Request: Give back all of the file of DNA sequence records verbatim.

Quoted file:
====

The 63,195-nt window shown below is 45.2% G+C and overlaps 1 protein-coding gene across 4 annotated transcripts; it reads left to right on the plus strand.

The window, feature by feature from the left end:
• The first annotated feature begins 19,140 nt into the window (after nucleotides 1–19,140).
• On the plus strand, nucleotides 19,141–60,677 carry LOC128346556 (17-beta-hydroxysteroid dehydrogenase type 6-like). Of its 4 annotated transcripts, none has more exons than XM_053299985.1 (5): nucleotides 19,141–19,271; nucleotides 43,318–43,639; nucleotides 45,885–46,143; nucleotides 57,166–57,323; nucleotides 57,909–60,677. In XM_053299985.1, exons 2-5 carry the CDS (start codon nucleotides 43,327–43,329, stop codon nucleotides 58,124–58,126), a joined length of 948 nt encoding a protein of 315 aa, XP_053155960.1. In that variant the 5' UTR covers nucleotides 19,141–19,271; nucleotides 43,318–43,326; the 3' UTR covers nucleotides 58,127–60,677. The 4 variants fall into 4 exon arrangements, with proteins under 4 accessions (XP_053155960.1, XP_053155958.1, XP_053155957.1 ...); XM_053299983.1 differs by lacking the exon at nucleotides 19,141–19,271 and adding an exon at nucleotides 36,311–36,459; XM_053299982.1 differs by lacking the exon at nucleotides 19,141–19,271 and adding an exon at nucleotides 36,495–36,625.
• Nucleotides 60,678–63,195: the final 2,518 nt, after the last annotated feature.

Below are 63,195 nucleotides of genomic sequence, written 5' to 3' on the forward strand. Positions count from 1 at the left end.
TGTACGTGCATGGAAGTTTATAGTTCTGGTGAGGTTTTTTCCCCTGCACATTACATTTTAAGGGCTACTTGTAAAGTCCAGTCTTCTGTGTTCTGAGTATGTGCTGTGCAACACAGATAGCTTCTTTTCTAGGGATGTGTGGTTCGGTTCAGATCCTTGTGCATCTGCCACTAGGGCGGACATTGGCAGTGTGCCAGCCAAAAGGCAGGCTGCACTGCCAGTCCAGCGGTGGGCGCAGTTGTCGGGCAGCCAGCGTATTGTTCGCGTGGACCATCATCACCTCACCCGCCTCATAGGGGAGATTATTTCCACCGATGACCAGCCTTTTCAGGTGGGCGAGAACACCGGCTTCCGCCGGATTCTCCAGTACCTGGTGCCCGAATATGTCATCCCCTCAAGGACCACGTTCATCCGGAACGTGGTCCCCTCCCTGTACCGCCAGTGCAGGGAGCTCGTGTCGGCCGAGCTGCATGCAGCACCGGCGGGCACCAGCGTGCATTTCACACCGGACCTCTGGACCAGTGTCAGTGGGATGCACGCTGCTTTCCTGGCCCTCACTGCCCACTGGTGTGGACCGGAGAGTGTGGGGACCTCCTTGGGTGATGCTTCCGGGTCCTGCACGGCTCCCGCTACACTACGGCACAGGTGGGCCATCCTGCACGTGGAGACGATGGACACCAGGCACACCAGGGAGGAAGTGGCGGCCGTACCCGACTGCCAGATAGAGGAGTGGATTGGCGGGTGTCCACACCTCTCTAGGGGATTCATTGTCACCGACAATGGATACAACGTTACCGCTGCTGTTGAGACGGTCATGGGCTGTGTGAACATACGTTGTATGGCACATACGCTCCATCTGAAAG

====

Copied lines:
The 63,195-nt window shown below is 45.2% G+C and overlaps 1 protein-coding gene across 4 annotated transcripts; it reads left to right on the plus strand.

The window, feature by feature from the left end:
• The first annotated feature begins 19,140 nt into the window (after nucleotides 1–19,140).
• On the plus strand, nucleotides 19,141–60,677 carry LOC128346556 (17-beta-hydroxysteroid dehydrogenase type 6-like). Of its 4 annotated transcripts, none has more exons than XM_053299985.1 (5): nucleotides 19,141–19,271; nucleotides 43,318–43,639; nucleotides 45,885–46,143; nucleotides 57,166–57,323; nucleotides 57,909–60,677. In XM_053299985.1, exons 2-5 carry the CDS (start codon nucleotides 43,327–43,329, stop codon nucleotides 58,124–58,126), a joined length of 948 nt encoding a protein of 315 aa, XP_053155960.1. In that variant the 5' UTR covers nucleotides 19,141–19,271; nucleotides 43,318–43,326; the 3' UTR covers nucleotides 58,127–60,677. The 4 variants fall into 4 exon arrangements, with proteins under 4 accessions (XP_053155960.1, XP_053155958.1, XP_053155957.1 ...); XM_053299983.1 differs by lacking the exon at nucleotides 19,141–19,271 and adding an exon at nucleotides 36,311–36,459; XM_053299982.1 differs by lacking the exon at nucleotides 19,141–19,271 and adding an exon at nucleotides 36,495–36,625.
• Nucleotides 60,678–63,195: the final 2,518 nt, after the last annotated feature.

Below are 63,195 nucleotides of genomic sequence, written 5' to 3' on the forward strand. Positions count from 1 at the left end.
TGTACGTGCATGGAAGTTTATAGTTCTGGTGAGGTTTTTTCCCCTGCACATTACATTTTAAGGGCTACTTGTAAAGTCCAGTCTTCTGTGTTCTGAGTATGTGCTGTGCAACACAGATAGCTTCTTTTCTAGGGATGTGTGGTTCGGTTCAGATCCTTGTGCATCTGCCACTAGGGCGGACATTGGCAGTGTGCCAGCCAAAAGGCAGGCTGCACTGCCAGTCCAGCGGTGGGCGCAGTTGTCGGGCAGCCAGCGTATTGTTCGCGTGGACCATCATCACCTCACCCGCCTCATAGGGGAGATTATTTCCACCGATGACCAGCCTTTTCAGGTGGGCGAGAACACCGGCTTCCGCCGGATTCTCCAGTACCTGGTGCCCGAATATGTCATCCCCTCAAGGACCACGTTCATCCGGAACGTGGTCCCCTCCCTGTACCGCCAGTGCAGGGAGCTCGTGTCGGCCGAGCTGCATGCAGCACCGGCGGGCACCAGCGTGCATTTCACACCGGACCTCTGGACCAGTGTCAGTGGGATGCACGCTGCTTTCCTGGCCCTCACTGCCCACTGGTGTGGACCGGAGAGTGTGGGGACCTCCTTGGGTGATGCTTCCGGGTCCTGCACGGCTCCCGCTACACTACGGCACAGGTGGGCCATCCTGCACGTGGAGACGATGGACACCAGGCACACCAGGGAGGAAGTGGCGGCCGTACCCGACTGCCAGATAGAGGAGTGGATTGGCGGGTGTCCACACCTCTCTAGGGGATTCATTGTCACCGACAATGGATACAACGTTACCGCTGCTGTTGAGACGGTCATGGGCTGTGTGAACATACGTTGTATGGCACATACGCTCCATCTGAAAG